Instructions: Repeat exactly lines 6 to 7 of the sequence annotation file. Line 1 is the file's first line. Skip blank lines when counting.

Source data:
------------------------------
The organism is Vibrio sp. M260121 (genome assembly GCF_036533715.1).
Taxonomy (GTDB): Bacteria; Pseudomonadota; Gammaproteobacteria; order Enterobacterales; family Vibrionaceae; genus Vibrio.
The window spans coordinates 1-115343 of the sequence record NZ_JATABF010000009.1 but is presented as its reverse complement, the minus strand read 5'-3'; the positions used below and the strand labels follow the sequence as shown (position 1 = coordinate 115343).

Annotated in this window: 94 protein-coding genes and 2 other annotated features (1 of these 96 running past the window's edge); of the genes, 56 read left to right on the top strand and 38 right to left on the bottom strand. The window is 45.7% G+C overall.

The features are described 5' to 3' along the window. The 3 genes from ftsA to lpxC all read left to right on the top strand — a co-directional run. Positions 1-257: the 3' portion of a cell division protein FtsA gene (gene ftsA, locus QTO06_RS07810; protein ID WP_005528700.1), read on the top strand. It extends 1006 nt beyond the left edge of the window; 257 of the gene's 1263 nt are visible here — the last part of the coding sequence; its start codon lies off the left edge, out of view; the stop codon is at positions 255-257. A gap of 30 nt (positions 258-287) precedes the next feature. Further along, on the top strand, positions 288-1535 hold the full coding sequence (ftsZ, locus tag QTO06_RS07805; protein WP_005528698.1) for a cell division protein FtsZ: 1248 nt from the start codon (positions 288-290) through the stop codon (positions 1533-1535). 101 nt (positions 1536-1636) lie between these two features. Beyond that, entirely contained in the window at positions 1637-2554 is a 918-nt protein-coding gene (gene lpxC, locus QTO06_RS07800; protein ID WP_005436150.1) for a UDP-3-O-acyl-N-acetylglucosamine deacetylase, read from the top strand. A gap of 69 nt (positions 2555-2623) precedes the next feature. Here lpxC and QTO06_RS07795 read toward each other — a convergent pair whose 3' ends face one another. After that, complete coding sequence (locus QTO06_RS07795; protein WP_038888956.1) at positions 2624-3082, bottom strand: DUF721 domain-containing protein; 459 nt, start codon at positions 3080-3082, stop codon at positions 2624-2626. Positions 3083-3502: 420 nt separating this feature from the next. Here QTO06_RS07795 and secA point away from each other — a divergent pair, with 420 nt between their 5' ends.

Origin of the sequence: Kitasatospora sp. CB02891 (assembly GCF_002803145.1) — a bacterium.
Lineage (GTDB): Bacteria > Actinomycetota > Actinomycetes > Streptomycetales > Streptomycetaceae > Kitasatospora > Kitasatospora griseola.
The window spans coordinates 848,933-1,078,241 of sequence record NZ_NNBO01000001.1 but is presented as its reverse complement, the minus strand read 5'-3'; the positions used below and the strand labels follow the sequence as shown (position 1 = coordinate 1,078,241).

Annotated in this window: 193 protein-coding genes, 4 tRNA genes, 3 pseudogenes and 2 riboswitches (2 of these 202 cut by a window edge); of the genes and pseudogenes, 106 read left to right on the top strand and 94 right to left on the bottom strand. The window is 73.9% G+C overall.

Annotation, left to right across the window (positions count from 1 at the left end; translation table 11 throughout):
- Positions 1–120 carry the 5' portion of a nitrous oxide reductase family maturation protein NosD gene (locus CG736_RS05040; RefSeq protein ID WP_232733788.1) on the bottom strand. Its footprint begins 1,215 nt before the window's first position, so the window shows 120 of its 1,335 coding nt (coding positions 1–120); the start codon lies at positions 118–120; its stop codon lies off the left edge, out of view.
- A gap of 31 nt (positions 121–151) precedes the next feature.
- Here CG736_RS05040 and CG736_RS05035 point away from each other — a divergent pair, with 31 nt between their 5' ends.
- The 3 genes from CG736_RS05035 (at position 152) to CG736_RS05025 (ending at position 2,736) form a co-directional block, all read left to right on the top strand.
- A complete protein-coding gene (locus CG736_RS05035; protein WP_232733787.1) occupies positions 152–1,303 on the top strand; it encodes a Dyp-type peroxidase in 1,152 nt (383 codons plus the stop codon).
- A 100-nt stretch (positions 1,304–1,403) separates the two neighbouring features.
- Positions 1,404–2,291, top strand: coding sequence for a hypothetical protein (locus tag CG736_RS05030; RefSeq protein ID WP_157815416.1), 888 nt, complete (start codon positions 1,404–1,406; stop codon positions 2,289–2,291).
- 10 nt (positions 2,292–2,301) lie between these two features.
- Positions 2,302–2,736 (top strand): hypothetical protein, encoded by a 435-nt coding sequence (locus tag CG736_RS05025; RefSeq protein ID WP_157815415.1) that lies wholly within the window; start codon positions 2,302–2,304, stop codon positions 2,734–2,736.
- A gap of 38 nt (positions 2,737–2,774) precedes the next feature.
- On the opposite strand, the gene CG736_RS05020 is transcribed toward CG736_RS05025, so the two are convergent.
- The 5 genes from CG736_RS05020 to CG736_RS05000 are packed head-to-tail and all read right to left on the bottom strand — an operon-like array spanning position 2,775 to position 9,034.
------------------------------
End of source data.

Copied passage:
Origin of the sequence: Kitasatospora sp. CB02891 (assembly GCF_002803145.1) — a bacterium.
Lineage (GTDB): Bacteria > Actinomycetota > Actinomycetes > Streptomycetales > Streptomycetaceae > Kitasatospora > Kitasatospora griseola.